It is tempting to string together a series of glib declarations from John Kenneth Galbraith's 50 years in public life, note their absurdities, and move on. That would be wrong on two counts. For one, five decades of wonkish fame buys you some wiggle room. And two, it would miss just how successful and influential Galbraith, the Canadian-born Harvard economist who influenced U.S. economic thinking for more than 60 years, was in defining the terms and style of debate on a host of policy issues.
Galbraith's style was not just to be certain of his views, but to be positively declarative, rejecting the very possibility of informed dissent. Assumptions should be as sweeping as possible so as to support the broadest possible conclusion. Take this perfect example from 1984: "Partly, the Russian system succeeds because, in contrast with the Western industrial economies, it makes full use of its manpower."
Let's unpack the assumptions. The Soviet Union was successful, on its own terms, a few years before its dissolution. Western capitalist countries were not, despite all the material wealth they possessed. And, finally, Soviet labor conscription and make-work constitute full-employment.
Buried in such heavily loaded rhetoric is the key to understanding Galbraith's legacy. He was not, in fact, an economist. Nor was he an "economic sociologist," as his New York Times obit put it while defending him from "the envious and antagonistic." Galbraith was a moralist and a strident one at that.
"The modern conservative is engaged in one of man's oldest exercises in moral philosophy; that is, the search for a superior moral justification for selfishness," Galbraith declared. His 1958 book The Affluent Society indicted post-war American consumerism far beyond the stark utilitarian terms you might expect from FDR's former price-fixer general.
American society was not just poorly planned, it was wrong. It did not matter that the widespread privation of the previous century had passed or that the future promised ever-less back-breaking labor in exchange for the basic necessities. Galbraith found income inequality immoral. Income had to be large enough to buy "decency" on a relative scale or it was inadequate.
The echoes down to today's "living wage" movements in various American cities are fairly obvious, but Galbraith inspired a blowback with even greater implications. In 1962, Milton Friedman's Capitalism and Freedom arrived essentially as a response to Galbraith's econo-moral critique of American society.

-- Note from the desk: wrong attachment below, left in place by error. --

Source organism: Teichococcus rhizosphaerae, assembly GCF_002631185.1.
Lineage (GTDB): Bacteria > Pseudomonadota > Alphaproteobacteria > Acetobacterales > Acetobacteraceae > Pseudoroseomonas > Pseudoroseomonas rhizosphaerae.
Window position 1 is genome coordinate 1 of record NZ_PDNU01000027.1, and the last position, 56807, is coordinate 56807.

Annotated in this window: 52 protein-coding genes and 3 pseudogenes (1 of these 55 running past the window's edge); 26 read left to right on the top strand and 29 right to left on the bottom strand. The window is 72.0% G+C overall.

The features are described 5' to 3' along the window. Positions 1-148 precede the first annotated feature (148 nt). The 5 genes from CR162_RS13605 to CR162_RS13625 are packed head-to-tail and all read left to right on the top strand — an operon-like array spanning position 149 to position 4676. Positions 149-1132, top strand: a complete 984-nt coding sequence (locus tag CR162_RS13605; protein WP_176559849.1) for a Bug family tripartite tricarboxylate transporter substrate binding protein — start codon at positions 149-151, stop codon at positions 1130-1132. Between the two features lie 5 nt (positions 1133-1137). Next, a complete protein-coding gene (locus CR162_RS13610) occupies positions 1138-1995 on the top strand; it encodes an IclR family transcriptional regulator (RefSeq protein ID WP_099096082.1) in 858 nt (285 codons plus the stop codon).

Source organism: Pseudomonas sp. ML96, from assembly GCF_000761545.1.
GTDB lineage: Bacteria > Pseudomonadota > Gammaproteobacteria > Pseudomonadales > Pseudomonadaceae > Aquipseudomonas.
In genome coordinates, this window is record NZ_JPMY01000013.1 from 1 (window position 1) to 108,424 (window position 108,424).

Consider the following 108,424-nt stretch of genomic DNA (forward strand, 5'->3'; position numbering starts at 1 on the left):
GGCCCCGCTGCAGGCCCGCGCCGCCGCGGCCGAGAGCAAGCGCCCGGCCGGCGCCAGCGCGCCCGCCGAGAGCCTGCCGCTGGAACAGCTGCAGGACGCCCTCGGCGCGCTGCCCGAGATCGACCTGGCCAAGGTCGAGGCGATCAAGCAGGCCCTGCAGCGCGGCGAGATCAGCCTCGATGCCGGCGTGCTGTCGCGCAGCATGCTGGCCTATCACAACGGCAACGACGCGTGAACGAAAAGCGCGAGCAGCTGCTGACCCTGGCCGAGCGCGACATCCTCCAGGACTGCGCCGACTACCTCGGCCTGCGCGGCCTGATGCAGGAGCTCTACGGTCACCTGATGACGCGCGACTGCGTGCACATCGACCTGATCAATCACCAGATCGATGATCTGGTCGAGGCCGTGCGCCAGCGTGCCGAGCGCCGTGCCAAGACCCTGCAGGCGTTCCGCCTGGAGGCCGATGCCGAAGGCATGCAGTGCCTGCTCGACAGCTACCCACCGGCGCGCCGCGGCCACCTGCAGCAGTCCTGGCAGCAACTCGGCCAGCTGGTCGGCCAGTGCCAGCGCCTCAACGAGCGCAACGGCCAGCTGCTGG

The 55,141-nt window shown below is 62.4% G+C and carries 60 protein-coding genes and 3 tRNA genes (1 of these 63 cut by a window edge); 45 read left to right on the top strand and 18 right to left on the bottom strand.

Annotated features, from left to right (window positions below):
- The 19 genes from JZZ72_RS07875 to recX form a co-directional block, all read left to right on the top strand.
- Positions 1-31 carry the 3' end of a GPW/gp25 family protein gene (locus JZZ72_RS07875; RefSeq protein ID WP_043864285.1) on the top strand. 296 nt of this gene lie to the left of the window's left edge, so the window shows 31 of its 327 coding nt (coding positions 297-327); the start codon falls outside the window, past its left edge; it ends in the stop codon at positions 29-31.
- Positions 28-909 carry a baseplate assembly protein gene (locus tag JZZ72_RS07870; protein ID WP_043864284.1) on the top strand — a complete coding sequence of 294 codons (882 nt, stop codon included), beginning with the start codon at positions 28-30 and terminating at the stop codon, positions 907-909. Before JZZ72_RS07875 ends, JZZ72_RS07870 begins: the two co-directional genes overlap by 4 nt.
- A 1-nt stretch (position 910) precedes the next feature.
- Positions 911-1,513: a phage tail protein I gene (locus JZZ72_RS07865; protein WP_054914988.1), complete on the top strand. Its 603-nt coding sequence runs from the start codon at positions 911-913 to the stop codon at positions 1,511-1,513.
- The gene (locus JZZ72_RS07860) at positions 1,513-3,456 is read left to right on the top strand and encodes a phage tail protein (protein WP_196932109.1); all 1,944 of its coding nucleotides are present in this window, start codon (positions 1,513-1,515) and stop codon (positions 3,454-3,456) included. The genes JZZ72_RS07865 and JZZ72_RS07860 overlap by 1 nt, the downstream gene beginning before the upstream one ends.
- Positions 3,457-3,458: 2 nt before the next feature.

As Galbraith had used a thin veneer of Harvard econometrics to dispute and call into question the traditional conservative defensive line for a market economy, Hayek and the Austrian school, Friedman loaded up on government planners from the Great Depression on, charging them with causing more harm than good. The result was a dense policy playbook containing everything from school vouchers to the flat tax, and the limited government team has been running these plays ever since. Yet this playbook has only occasionally delivered victory. For that, credit Galbraith's most enduring legacy—the secular guilt-trip that questions every motive and denies every choice.
Back in 1973 Galbraith surmised that the "technostructure" of corporate managers actually manipulated consumer wants and desires. This was done primarily through deceptive advertising and outright misrepresentation, but manipulation of prices also created artificial scarcity and perceived luxury goods. People, in fact, do not really know what they want. Today this view has become so prevalent on both the left and right as to be unremarkable. Junk food, housing, transportation, clothing, entertainment, the news media—all create demands and impressions that consumers are largely powerless to overcome, much less to discern.
Desire a house in the suburbs with a nice yard? "You are just trying to keep score with a McMansion," comes the JKG refrain. Packed on an extra 20 pounds? "Agribusiness." Your 11-year-old wants belly shirt and heels? "Fashion industry." Think George Bush is a twit? "The networks."
It is a wonderfully tidy way to respond to all the abundant choice of modern America: Deny that it is choice at all.
Well played, John Kenneth. Well played.